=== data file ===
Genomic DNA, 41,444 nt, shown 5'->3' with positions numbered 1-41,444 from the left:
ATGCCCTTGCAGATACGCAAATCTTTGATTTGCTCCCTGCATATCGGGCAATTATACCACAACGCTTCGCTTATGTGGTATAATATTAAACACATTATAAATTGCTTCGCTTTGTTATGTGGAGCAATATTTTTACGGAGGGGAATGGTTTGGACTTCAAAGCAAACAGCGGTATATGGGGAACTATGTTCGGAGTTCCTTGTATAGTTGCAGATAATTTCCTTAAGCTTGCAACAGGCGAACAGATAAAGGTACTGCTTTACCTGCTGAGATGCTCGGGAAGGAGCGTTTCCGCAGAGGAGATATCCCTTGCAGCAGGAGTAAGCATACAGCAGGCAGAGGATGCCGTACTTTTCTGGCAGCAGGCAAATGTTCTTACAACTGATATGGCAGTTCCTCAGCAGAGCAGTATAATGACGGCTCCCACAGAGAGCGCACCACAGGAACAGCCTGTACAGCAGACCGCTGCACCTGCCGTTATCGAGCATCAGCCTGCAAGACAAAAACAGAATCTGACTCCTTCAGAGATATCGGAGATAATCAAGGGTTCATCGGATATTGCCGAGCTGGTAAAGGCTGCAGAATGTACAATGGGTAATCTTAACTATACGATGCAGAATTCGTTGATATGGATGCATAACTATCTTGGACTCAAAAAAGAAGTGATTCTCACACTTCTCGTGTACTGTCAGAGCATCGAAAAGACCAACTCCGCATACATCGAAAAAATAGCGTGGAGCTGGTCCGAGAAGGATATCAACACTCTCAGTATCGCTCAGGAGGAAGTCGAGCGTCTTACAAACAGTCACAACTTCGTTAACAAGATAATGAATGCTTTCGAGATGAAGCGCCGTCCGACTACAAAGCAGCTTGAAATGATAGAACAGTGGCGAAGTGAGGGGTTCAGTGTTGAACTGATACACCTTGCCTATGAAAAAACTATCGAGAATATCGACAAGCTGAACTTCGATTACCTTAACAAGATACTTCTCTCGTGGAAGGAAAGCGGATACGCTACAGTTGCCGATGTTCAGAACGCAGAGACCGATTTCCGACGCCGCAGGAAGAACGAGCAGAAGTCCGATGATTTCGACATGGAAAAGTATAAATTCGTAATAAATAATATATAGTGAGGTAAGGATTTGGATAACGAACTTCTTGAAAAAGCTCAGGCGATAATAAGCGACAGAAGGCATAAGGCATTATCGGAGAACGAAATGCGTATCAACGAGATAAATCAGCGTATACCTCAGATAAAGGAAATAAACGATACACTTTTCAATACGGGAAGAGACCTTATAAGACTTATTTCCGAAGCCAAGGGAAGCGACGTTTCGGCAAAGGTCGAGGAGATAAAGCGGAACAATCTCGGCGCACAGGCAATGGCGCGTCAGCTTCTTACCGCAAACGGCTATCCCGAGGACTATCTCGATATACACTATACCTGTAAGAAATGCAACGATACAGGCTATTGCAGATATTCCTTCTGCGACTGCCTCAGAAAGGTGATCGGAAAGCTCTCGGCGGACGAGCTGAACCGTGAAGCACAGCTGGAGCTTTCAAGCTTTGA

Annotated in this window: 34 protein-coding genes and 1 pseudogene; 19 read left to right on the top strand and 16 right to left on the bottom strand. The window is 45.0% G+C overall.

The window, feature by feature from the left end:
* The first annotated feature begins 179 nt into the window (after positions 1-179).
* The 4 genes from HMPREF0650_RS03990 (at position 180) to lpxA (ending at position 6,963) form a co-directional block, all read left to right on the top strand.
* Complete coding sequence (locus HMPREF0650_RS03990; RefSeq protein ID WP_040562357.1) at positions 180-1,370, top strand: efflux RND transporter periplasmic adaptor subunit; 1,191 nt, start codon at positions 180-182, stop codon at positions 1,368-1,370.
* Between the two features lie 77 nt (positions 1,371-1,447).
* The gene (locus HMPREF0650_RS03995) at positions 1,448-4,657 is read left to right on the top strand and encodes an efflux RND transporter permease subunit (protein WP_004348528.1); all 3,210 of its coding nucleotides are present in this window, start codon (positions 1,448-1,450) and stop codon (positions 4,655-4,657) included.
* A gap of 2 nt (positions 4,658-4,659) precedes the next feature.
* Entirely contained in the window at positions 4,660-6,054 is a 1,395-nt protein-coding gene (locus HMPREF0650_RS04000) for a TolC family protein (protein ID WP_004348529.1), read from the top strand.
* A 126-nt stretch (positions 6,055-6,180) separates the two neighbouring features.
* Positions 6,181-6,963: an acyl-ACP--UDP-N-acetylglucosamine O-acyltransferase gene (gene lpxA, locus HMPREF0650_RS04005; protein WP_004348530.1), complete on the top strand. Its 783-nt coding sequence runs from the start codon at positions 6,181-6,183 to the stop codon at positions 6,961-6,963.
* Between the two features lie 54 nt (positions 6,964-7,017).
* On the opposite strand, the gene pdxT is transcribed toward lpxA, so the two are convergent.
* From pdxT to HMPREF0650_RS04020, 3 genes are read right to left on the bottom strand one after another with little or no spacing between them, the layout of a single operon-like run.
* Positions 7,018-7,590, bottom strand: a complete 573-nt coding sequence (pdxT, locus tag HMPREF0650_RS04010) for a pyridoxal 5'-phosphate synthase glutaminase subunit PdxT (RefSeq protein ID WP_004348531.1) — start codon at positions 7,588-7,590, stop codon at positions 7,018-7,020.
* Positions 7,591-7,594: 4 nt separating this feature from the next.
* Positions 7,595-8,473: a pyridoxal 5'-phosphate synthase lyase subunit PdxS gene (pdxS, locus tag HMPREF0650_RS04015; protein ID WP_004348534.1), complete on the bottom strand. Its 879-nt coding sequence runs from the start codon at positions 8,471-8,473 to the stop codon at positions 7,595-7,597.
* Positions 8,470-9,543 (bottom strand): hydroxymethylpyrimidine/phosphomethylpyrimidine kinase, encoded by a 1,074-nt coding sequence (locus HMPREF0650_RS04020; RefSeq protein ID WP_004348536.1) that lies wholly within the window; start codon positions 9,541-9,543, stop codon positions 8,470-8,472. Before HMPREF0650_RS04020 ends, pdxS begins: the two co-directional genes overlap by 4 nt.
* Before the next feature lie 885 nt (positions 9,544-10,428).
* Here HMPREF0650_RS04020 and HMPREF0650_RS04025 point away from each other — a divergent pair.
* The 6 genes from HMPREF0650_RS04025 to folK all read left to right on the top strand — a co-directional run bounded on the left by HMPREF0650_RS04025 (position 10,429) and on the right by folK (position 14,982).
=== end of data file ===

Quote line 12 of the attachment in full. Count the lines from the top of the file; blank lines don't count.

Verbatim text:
* A 126-nt stretch (positions 6,055-6,180) separates the two neighbouring features.